Our Lady of the Woods Chapel, Louisville, KY 9:00 pm
Thank you. And as Francis himself would conclude: Pace Bene! (Peace and every good.) Fr. Wayne
Sometimes it’s just good to have someone there who is
willing to listen.
On Sunday October 6, the Conventual Franciscan Friars of Louisville and southern Indiana will host an event they call Heart to Heart. Whether you have questions about the Church, challenges in your own life, need someone to pray with, or just want to talk, the friars will be available for you.
Please join us between 2pm and 4pm at Mount St. Francis, near Floyds Knobs, Indiana. Refreshments will be available.
From the beginning of his conversion, our holy Father Francis had a very great devotion and veneration for Christ crucified. He never ceased to preach this devotion until his death. In the year 1224, while he was in deep contemplation, St. Francis received the stigmata. This event was attested by reliable witnesses and Pope Benedict XI permitted the Franciscan Order to celebrate annually this extraordinary event on September 17th.
Jesus said to all: "If anyone wishes to come after me, he must deny himself and take up his cross daily and follow me. For whoever wishes to save his life will lose it, but whoever loses his life for my sake will save it. What profit is there for one to gain the whole world yet lose or forfeit himself? Whoever is ashamed of me and of my words, the Son of Man will be ashamed of when he comes in his glory and in the glory of the Father and of the holy angels." Lk 9:23-26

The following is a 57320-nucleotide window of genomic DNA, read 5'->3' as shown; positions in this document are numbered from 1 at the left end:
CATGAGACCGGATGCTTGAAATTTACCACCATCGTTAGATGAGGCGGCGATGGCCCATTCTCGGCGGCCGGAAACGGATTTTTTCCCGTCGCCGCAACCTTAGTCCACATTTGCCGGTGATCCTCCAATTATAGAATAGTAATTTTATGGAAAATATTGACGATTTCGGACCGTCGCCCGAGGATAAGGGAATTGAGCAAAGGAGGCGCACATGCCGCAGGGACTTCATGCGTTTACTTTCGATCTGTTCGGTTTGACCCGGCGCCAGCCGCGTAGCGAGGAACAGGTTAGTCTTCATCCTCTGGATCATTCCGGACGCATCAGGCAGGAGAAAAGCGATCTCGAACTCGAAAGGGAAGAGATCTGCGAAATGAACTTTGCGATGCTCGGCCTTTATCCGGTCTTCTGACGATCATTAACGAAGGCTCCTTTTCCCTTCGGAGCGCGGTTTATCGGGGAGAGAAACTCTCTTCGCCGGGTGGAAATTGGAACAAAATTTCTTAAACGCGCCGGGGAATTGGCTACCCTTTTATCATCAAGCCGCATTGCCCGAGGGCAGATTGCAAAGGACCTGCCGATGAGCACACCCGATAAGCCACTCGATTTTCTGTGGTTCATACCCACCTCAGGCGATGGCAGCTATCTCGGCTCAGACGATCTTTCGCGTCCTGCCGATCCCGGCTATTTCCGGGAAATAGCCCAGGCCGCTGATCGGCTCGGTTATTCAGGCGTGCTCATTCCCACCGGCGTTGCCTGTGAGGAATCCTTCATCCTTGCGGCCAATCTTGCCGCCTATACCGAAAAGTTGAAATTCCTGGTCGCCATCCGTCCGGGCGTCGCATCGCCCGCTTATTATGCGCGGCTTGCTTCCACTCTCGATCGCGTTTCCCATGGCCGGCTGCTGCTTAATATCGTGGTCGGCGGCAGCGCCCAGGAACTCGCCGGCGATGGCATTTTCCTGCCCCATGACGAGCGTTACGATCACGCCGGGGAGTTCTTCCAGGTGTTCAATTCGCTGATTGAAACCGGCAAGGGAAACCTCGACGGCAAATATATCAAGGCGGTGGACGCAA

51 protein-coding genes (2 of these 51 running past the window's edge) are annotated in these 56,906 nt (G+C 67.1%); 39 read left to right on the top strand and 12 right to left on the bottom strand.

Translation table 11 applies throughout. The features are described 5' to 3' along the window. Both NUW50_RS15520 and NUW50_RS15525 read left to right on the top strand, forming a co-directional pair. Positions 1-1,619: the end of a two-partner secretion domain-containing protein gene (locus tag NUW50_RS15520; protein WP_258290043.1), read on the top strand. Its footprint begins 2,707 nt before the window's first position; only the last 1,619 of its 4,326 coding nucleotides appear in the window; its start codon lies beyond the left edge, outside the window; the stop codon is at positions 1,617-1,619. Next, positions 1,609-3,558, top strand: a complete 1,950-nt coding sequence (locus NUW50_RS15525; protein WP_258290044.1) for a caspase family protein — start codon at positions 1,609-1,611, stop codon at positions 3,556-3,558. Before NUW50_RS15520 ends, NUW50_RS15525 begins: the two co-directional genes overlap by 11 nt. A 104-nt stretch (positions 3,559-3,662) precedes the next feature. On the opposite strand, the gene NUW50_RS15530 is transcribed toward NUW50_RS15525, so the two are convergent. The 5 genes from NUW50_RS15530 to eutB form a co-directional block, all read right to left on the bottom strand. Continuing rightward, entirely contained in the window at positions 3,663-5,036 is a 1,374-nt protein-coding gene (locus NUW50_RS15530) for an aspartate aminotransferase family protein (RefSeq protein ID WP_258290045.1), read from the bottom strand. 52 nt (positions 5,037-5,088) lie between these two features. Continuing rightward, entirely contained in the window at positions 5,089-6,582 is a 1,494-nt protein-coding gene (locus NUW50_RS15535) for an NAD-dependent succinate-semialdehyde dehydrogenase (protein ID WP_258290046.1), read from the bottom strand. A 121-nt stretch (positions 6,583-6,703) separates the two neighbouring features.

This year marks the 800th anniversary of the meeting between the Sultan Malik al Kamil and St. Francis of Assisi. Their encounter continues to bring hope that peaceful dialogue, mutual respect, and genuine fraternity are possible.
On Friday, September 27th, beginning at 7PM the film will be shown at the Rainbow Turkish House of El Paso (1030 Zaragoza Rd., Ste. V, El Paso TX). This event is cosponsored by Pax Christi of El Paso, El Paso Interfaith Alliance, National OFS Ecumenical/Interfaith Committee, and the Province of Our Lady of Consolation JPIC (Justice, Peace, and the Integrity of Creation) Commission.
On Monday, September 30th, beginning at 7PM the film will be shown at the Mount St. Francis Center for Spirituality (101 St. Anthony Dr., Mt. St. Francis IN) as part of a week long celebration of St. Francis of Assisi.
Both showings will be followed by an opportunity for discussion. Please pass along the information and join us for an evening of peace and reconciliation.
Fr. Tom Smith OFM Conv. participated in a peace vigil in Mesilla Park, New Mexico, on Monday, September 9, 2019. The vigil was held next to the new Chapel at Holy Cross Retreat Center, where Fr. Tom is the Director. He said, "The music reminded me of peace vigils from the 60s and 70s, yet the theme and need are very current."
One thousand paper cranes were donated to the City of Las Cruces during the vigil.
In Japanese culture, it is believed that if someone folds 1,000 paper cranes their wish will come true. These origami cranes are a symbol of hope and healing.